Inside Amazon EC2, there are two types of status check: System Status Checks and Instance Status Checks.
Errors in these will indicate different issues, and you should recover from them differently.
This topic discusses the System and Instance Status Checks and how to recover from these checks.
System Status Checks Failed
The System Status Checks monitor all the AWS systems that your instances run on. So this includes all of the back-end, networking, power, hypervisor, and everything else that you as a customer don’t have access to in the Shared responsibility model.
So some of the reasons that you might see a failure in the System Status Checks are:
Loss of network connectivity
Loss of system power
Software issues on physical host
Hardware issues on the physical host that impact network reachability
If there’s a failure because of a loss of network connectivity, or power, there’s really nothing we can do about it because AWS will have to correct that themselves.
However, we can resolve failures in a couple of ways:
For EBS-Backed instances, we can stop and start instance to obtain new hardware
For instance store-backed instances, we have to terminate and replace the instance to place on new hardware. Remember, we can’t stop instance store volumes so that data will be lost unless you’ve previously backed it up.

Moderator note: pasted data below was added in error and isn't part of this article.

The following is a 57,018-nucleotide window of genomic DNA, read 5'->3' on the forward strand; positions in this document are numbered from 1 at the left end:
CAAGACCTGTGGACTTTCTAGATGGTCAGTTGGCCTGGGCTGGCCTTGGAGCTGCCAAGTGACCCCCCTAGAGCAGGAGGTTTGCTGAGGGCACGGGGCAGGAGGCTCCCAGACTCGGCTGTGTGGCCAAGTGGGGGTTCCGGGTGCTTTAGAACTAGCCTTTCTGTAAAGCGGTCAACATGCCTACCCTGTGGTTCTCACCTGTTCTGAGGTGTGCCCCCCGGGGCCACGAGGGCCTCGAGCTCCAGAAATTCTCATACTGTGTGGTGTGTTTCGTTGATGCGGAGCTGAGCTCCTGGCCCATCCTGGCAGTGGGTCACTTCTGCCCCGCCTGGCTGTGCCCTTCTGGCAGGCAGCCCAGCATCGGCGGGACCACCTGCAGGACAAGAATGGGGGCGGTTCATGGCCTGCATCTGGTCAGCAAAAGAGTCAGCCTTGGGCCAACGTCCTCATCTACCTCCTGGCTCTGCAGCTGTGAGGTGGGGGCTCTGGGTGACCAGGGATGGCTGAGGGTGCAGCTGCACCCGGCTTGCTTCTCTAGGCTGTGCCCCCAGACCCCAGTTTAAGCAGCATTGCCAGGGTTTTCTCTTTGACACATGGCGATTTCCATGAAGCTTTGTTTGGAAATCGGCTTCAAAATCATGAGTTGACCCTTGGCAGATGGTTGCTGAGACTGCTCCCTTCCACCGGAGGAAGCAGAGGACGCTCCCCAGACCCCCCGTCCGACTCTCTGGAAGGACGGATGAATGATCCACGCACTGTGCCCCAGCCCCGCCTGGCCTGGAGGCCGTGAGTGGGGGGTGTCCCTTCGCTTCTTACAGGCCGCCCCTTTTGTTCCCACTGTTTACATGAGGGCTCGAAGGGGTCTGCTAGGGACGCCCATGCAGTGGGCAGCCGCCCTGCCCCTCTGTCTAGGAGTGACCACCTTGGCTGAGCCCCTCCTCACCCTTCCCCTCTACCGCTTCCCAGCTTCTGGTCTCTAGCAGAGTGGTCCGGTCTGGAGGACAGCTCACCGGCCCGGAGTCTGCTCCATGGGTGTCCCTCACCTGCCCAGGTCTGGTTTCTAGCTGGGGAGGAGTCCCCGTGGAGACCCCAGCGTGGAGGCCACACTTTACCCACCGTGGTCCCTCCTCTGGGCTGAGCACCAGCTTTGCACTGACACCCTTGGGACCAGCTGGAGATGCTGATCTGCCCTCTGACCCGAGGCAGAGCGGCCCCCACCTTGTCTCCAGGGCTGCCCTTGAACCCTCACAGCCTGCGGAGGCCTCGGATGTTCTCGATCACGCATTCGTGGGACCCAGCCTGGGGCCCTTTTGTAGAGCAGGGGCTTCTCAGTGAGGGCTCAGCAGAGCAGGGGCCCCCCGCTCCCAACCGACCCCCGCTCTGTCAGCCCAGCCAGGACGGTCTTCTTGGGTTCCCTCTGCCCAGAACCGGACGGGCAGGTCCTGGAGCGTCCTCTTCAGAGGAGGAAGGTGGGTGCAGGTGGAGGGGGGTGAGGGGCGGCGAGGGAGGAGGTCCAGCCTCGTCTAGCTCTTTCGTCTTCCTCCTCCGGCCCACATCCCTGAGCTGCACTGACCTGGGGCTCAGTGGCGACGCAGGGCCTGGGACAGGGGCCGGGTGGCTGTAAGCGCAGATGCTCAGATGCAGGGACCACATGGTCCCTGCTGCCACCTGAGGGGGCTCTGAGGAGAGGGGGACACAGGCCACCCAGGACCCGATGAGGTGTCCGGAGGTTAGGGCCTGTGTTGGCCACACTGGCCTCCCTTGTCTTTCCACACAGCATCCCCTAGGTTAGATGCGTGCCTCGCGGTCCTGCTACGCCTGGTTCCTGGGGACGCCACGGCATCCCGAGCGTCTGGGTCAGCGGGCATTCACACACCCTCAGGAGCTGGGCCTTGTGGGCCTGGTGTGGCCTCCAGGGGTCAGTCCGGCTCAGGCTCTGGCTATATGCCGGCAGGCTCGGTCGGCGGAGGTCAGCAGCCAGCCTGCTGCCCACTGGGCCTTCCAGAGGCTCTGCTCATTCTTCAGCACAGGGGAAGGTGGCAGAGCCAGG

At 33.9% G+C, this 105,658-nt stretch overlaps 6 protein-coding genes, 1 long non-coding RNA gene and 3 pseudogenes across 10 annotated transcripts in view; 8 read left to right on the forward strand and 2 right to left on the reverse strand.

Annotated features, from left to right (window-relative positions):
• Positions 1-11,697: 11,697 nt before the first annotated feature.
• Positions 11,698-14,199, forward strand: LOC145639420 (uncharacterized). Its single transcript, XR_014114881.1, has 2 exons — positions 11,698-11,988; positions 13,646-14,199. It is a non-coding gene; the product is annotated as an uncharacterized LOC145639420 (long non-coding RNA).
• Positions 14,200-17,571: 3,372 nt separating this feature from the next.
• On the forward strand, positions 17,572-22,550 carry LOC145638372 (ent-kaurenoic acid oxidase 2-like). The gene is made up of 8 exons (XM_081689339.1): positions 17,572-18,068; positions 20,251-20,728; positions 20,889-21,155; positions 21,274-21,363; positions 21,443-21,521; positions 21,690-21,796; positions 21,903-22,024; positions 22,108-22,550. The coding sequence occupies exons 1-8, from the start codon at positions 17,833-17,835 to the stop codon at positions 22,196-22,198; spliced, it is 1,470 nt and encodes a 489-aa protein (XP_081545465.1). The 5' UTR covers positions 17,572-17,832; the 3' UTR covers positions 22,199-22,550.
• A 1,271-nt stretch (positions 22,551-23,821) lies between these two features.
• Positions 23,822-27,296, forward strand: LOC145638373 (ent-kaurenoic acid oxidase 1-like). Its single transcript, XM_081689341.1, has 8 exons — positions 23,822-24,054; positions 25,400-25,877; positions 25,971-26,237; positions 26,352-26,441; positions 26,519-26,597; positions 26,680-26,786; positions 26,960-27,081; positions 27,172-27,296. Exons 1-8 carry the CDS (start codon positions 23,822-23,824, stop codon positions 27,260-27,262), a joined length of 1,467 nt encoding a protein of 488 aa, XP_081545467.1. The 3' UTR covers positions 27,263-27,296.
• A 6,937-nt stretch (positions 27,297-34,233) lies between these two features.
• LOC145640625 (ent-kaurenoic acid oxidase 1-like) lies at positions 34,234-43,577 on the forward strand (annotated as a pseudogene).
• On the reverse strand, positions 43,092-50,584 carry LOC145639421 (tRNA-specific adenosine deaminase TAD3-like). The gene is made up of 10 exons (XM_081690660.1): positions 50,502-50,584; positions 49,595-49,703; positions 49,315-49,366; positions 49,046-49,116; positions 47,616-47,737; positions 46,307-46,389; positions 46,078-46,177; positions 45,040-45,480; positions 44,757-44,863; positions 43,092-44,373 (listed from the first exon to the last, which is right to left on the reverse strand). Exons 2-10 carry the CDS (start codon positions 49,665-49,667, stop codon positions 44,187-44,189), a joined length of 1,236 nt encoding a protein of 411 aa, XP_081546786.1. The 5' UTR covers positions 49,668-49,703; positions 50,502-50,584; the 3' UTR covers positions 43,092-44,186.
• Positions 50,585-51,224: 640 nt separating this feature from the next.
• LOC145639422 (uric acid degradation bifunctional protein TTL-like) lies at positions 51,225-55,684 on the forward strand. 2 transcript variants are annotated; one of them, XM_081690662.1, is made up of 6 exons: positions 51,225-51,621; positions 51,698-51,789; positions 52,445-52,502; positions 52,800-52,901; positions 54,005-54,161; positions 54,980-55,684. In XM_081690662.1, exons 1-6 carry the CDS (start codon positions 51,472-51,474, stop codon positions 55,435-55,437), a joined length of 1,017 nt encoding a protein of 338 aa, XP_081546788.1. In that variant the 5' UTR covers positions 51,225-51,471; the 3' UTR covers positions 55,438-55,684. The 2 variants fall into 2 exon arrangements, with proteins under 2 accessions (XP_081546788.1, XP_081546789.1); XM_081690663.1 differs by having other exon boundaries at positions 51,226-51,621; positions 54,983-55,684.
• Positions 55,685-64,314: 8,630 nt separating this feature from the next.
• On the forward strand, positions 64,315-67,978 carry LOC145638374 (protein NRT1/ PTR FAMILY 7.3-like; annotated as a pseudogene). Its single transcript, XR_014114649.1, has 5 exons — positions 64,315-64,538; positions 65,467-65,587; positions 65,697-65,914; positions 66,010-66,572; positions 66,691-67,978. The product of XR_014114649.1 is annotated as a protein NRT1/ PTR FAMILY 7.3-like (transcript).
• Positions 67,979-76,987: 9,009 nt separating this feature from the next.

Instance Status Checks Failed
For Instance Status Checks, these are the things that we do have control over. It’ll monitor the networking software configuration on an instance, you have to intervene yourself to fix any issues.
And some of the reasons for failures might be:
Failed system status checks
Incorrect networking or startup configuration
Corrupted file system
To resolve any of these issues, you will have to make instance configuration changes or potentially reboot the instance.
EC2 Instance Status Checks on AWS CLI
We can also perform the same status checks from the AWS command line interface (CLI).
Here we can invoke:
aws ec2 describe-instance-status
This will give us a list of all of our EC2 instances within the region including the InstanceId, the InstanceState and the InstanceStatus. If any of the status checks fail, you might see a status such as impaired.
You can also check a particular EC2 instance by adding the InstanceId to the previous command:
aws ec2 describe-instance-status –instance-ids i-0a841fba0a4225f5f
Or apply a filter to these values by the following command:
aws ec2 describe-instance-status –filters Name=instance-status.status,Values=ok
aws ec2 describe-instance-status –filters Name=instance-status.status,Values=impaired
Basically, that’s all you need to know about EC2 Status Checks, just keep in mind that System Status Checks are within AWS control and Instance Status Checks are within your control, and your responsibility to correct.
About VTI Cloud
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